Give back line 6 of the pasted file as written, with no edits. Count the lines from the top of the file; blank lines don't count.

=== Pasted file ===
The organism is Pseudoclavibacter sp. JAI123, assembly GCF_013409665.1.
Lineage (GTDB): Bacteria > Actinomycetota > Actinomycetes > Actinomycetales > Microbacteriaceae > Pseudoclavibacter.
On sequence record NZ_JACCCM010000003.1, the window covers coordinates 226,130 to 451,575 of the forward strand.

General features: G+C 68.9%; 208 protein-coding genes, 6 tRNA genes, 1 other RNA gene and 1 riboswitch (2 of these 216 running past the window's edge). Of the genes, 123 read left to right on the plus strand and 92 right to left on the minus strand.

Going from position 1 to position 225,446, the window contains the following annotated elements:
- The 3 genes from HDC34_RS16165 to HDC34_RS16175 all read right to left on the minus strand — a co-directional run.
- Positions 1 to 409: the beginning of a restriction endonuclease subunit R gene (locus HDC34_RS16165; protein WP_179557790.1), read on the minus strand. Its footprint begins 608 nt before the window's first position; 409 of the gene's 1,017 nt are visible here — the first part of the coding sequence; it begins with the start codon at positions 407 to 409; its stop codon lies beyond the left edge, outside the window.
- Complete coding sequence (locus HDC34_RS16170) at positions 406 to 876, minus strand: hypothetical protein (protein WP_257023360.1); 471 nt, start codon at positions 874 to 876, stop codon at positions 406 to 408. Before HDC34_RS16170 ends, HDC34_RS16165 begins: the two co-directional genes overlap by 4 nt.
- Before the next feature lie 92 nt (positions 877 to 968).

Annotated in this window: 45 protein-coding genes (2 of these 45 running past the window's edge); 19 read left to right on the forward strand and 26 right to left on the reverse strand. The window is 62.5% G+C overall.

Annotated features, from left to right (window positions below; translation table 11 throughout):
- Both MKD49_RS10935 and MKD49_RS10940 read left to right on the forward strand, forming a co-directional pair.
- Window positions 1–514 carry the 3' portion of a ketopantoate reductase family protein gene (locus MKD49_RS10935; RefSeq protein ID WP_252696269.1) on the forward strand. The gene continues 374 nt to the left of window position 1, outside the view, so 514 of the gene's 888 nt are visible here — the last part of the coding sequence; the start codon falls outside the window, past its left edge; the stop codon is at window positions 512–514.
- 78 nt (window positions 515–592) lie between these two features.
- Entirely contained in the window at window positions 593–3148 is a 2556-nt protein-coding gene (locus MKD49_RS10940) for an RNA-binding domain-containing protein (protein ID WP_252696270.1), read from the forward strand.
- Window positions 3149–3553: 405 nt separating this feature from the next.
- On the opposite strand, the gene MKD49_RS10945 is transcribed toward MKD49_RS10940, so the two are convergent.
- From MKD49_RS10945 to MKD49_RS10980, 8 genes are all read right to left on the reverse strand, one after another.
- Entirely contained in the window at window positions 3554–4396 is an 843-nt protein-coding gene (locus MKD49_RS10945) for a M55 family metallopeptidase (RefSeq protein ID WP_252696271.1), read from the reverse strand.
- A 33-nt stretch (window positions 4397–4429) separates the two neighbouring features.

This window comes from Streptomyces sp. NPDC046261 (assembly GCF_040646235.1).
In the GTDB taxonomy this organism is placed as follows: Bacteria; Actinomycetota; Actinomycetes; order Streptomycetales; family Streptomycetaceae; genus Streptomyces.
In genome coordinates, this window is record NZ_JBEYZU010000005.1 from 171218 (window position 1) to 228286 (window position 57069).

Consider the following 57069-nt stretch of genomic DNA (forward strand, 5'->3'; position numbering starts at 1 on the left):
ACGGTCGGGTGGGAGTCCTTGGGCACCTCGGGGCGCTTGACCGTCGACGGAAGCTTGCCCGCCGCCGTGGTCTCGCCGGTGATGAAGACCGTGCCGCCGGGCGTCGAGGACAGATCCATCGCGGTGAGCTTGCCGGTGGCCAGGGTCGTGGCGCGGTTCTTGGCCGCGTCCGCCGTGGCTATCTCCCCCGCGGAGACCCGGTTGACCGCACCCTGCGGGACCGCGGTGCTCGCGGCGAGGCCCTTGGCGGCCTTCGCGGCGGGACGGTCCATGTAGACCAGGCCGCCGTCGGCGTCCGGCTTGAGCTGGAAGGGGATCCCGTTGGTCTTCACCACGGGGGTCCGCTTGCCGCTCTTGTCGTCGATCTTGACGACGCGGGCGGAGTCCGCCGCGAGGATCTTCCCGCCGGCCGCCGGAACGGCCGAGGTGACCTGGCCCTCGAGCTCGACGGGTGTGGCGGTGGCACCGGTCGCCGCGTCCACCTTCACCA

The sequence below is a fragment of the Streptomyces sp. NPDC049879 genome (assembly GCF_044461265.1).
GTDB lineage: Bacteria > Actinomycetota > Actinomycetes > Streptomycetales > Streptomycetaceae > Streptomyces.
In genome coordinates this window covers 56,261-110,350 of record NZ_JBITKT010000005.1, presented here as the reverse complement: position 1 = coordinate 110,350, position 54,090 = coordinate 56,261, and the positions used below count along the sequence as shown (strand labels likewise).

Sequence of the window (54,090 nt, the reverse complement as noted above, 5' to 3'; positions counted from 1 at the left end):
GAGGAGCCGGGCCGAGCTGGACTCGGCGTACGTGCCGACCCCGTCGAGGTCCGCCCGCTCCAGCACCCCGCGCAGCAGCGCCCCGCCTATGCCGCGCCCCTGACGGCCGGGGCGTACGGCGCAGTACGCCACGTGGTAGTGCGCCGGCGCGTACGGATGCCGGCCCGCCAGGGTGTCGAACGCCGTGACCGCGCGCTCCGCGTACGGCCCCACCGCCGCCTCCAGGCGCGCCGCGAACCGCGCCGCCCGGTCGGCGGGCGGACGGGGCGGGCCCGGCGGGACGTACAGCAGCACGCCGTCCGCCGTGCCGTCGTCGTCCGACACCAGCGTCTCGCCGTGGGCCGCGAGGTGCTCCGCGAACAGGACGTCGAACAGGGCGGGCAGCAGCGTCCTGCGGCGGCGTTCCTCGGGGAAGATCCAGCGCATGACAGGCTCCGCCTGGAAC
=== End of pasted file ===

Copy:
- The 3 genes from HDC34_RS16165 to HDC34_RS16175 all read right to left on the minus strand — a co-directional run.